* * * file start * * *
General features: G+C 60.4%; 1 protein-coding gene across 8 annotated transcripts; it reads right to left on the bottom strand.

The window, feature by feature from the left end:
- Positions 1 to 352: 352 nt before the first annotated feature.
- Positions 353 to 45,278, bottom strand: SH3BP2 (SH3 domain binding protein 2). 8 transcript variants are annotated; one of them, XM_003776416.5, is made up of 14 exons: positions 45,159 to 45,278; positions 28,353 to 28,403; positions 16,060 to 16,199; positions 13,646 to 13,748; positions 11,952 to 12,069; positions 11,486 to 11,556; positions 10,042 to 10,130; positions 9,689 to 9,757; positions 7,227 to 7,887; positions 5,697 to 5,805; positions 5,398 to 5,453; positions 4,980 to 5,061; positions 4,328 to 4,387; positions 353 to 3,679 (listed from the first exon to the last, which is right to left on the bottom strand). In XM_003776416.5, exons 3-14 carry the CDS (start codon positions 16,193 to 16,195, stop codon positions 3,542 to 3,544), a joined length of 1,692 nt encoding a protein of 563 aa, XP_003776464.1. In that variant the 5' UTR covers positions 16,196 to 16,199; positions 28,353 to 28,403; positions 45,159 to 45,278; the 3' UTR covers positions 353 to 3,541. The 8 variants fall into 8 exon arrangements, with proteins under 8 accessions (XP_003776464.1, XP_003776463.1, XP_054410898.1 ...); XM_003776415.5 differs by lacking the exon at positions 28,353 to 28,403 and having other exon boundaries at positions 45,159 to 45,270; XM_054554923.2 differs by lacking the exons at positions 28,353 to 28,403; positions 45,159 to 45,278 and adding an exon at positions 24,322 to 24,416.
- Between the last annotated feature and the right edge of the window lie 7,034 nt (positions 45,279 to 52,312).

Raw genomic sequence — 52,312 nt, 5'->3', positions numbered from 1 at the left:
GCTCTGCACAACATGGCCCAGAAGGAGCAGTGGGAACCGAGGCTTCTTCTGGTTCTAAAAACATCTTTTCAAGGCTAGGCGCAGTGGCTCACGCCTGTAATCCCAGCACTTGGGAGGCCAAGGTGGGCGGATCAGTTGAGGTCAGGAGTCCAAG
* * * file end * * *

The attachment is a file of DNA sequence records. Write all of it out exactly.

General features: G+C 60.4%; 1 protein-coding gene across 8 annotated transcripts; it reads right to left on the bottom strand.

The window, feature by feature from the left end:
- Positions 1 to 352: 352 nt before the first annotated feature.
- Positions 353 to 45,278, bottom strand: SH3BP2 (SH3 domain binding protein 2). 8 transcript variants are annotated; one of them, XM_003776416.5, is made up of 14 exons: positions 45,159 to 45,278; positions 28,353 to 28,403; positions 16,060 to 16,199; positions 13,646 to 13,748; positions 11,952 to 12,069; positions 11,486 to 11,556; positions 10,042 to 10,130; positions 9,689 to 9,757; positions 7,227 to 7,887; positions 5,697 to 5,805; positions 5,398 to 5,453; positions 4,980 to 5,061; positions 4,328 to 4,387; positions 353 to 3,679 (listed from the first exon to the last, which is right to left on the bottom strand). In XM_003776416.5, exons 3-14 carry the CDS (start codon positions 16,193 to 16,195, stop codon positions 3,542 to 3,544), a joined length of 1,692 nt encoding a protein of 563 aa, XP_003776464.1. In that variant the 5' UTR covers positions 16,196 to 16,199; positions 28,353 to 28,403; positions 45,159 to 45,278; the 3' UTR covers positions 353 to 3,541. The 8 variants fall into 8 exon arrangements, with proteins under 8 accessions (XP_003776464.1, XP_003776463.1, XP_054410898.1 ...); XM_003776415.5 differs by lacking the exon at positions 28,353 to 28,403 and having other exon boundaries at positions 45,159 to 45,270; XM_054554923.2 differs by lacking the exons at positions 28,353 to 28,403; positions 45,159 to 45,278 and adding an exon at positions 24,322 to 24,416.
- Between the last annotated feature and the right edge of the window lie 7,034 nt (positions 45,279 to 52,312).

Raw genomic sequence — 52,312 nt, 5'->3', positions numbered from 1 at the left:
GCTCTGCACAACATGGCCCAGAAGGAGCAGTGGGAACCGAGGCTTCTTCTGGTTCTAAAAACATCTTTTCAAGGCTAGGCGCAGTGGCTCACGCCTGTAATCCCAGCACTTGGGAGGCCAAGGTGGGCGGATCAGTTGAGGTCAGGAGTCCAAG